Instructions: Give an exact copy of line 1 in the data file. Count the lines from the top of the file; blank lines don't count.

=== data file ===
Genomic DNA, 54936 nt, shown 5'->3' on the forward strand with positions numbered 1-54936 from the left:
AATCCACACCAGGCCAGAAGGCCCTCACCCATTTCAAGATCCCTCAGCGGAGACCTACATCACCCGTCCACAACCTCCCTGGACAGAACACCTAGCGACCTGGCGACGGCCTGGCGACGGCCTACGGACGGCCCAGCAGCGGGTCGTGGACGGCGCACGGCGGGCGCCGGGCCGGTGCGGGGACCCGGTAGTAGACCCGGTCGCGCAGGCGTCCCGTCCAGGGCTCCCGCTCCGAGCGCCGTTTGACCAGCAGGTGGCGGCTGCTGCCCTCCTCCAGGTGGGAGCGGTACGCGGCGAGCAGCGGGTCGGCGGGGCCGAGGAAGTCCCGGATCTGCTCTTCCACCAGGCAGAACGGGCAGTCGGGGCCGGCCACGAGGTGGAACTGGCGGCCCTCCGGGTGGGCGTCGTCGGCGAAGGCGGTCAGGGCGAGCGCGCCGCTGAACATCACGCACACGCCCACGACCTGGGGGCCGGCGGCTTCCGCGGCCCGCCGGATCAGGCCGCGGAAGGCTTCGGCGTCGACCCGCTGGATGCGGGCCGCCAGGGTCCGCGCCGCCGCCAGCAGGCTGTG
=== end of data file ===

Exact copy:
Genomic DNA, 54936 nt, shown 5'->3' on the forward strand with positions numbered 1-54936 from the left: